Strangely enough for an artist named Ed Solo, this prolific producer used to be best known for his collaborations with other artists.
Deekline, Krafty Kuts, Skool of Thought, drum & bass legend Brockie – all have benefited from getting Ed alongside them in the studio. The east London lad who grew up listening to pirate radios and cut his teeth as a production assistant at the famous Sour studios really is a Jedi master of sonic science: drop the needle on an Ed Solo record and you’ll soon know about it – no one makes club music that cuts through a sound system quite like him.
What is new with Ed Solo?
Lots more music to come; a new website about to be launched and another kid on the way plus we have our fourth Jungle Cakes compilation coming soon.
For someone who has been making music for 20 years, what keeps you fresh?
I'm into lots of different styles of music, old and new, which influences me so I guess that helps, plus new synths and production techniques inspire me to make music.
With a new generation of listeners/ dancers, how do you remain relevant in a world that has changed so much in terms of technology and the way people interact with music? Do you have to actively force yourself to engage with younger listeners?
I suppose social media especially Soundcloud helps, plus people who like my music bring their friends to club nights I play at which gains me new fans. I make mainly club music, so the best way for people to experience it is on a big sound system with lots of bass.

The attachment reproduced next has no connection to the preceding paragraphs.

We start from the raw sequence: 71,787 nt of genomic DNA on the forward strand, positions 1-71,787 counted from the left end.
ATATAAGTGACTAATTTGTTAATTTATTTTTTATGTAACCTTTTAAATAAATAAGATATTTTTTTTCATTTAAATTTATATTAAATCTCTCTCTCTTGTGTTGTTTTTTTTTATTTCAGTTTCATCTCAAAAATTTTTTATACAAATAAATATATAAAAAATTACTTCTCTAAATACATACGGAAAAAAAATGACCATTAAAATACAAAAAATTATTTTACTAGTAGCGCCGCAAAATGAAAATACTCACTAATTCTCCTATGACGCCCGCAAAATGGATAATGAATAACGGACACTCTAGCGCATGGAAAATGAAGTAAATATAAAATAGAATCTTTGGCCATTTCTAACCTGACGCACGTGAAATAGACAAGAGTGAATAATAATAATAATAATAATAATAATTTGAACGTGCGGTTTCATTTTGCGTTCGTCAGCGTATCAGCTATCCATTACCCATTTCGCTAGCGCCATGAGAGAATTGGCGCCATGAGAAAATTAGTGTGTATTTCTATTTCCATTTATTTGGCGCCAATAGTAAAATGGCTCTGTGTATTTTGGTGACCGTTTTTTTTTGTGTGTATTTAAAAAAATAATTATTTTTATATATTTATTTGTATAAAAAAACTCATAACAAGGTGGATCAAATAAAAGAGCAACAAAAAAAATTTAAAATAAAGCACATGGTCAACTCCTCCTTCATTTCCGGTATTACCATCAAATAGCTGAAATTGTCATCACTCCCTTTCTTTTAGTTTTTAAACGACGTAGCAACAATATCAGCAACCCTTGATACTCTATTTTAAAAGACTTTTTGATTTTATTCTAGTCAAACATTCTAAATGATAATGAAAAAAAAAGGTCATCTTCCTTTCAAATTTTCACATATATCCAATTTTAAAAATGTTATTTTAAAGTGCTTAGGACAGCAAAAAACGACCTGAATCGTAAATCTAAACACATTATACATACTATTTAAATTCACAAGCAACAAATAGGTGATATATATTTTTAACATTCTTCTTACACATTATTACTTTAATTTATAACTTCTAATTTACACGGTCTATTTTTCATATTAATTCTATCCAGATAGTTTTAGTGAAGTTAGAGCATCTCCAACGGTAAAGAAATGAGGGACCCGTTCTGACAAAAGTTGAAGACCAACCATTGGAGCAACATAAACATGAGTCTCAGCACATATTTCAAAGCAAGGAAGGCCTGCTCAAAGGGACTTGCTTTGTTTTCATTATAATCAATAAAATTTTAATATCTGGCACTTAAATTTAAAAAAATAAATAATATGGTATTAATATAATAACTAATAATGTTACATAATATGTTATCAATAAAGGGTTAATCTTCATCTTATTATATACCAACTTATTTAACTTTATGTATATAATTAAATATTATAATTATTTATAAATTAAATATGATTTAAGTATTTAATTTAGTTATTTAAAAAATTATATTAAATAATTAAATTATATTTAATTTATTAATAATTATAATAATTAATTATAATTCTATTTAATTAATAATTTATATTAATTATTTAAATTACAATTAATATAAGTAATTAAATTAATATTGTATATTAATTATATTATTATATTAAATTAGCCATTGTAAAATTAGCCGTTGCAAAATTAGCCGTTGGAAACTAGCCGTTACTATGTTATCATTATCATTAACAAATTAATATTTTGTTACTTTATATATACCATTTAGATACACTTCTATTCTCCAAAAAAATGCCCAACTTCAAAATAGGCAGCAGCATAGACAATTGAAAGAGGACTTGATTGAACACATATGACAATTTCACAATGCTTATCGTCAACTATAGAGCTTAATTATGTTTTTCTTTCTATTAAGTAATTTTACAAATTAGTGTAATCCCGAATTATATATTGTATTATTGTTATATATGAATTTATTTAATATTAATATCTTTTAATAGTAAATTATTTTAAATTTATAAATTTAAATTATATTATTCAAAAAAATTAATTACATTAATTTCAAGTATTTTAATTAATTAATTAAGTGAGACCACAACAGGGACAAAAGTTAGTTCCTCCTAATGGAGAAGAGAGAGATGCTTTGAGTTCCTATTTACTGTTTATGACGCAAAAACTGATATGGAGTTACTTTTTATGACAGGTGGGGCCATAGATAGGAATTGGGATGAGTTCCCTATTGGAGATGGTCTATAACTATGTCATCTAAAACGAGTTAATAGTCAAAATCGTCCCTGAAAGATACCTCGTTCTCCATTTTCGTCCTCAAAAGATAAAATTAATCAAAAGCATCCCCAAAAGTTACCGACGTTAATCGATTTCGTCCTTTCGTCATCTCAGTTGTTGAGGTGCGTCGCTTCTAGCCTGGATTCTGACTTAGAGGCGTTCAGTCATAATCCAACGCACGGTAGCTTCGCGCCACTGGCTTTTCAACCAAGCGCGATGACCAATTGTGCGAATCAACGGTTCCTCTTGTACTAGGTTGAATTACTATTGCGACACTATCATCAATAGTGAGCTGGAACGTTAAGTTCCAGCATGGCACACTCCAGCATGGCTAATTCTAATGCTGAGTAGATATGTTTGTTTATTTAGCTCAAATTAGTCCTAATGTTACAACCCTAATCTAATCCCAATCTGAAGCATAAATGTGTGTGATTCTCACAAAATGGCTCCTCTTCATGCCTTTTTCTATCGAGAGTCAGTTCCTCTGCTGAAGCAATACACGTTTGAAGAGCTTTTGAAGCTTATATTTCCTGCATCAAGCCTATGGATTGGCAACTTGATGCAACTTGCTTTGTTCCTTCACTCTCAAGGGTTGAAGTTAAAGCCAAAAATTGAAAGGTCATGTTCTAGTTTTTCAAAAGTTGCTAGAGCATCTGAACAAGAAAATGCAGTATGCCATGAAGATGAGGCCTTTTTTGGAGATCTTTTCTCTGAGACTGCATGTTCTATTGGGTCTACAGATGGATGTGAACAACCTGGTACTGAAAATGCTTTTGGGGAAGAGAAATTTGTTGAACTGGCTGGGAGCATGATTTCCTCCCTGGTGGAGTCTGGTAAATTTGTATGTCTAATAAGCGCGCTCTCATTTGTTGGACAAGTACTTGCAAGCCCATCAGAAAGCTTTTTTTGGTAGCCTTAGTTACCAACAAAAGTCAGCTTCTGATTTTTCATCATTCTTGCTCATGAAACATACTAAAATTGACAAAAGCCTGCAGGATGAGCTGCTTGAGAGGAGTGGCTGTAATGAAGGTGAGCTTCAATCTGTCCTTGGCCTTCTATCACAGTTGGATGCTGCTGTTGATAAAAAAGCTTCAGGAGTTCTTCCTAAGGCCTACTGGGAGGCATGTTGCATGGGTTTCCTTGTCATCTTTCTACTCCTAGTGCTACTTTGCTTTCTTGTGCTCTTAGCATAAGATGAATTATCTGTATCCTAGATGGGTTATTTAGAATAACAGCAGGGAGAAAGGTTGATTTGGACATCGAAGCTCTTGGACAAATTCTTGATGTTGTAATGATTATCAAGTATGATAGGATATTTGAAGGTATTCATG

Have you had any recent studio collaborations? If so, who/ what was the results?
I have just made a track with Spyda who was on the D&B classic 'Tarantula' and I'm very happy with it, will be out soon on Jungle Cakes.
You are headed to Australia including the Manifest event in September; planning anything extra special for the trip?
Just as much new music as possible. And maybe some sample triggering and FX.
Performing to a crowd; what gets you the most excited?
When a crowd is very responsive and vocal when they like a tune helps me to give a better performance.
Best Australian memory you can tell us about?
I suppose it's the first time I went out there and the general vibe of Australia and the friendliness of the people. I especially like Melbourne; lots of skyscrapers and trees but not overcrowded with too many people.
What's your favourite phone app, and why?
BPM Counter so I can see what tempo other DJs are playing at (I don't like it when D&B DJs play more than 182bpm, I feel it ruins the vibe). Plus I use Shazam a lot when I'm listening to the radio.
Two or three young producers you have noticed that we should check out their Soundcloud pages?
Brian Brainstorm, DJ Westy and Rahmanee are a few producers I'm really liking at the moment. Also check out JFB and Stickybuds if you don't know of them already.
How will people be engaging with music (ie. platform) in five, ten years time?
I dunno, streaming seems to be the current way most people consume music especially YouTube, which is not the most profitable for us producers. Things change quite fast these days so five, ten years is a long time.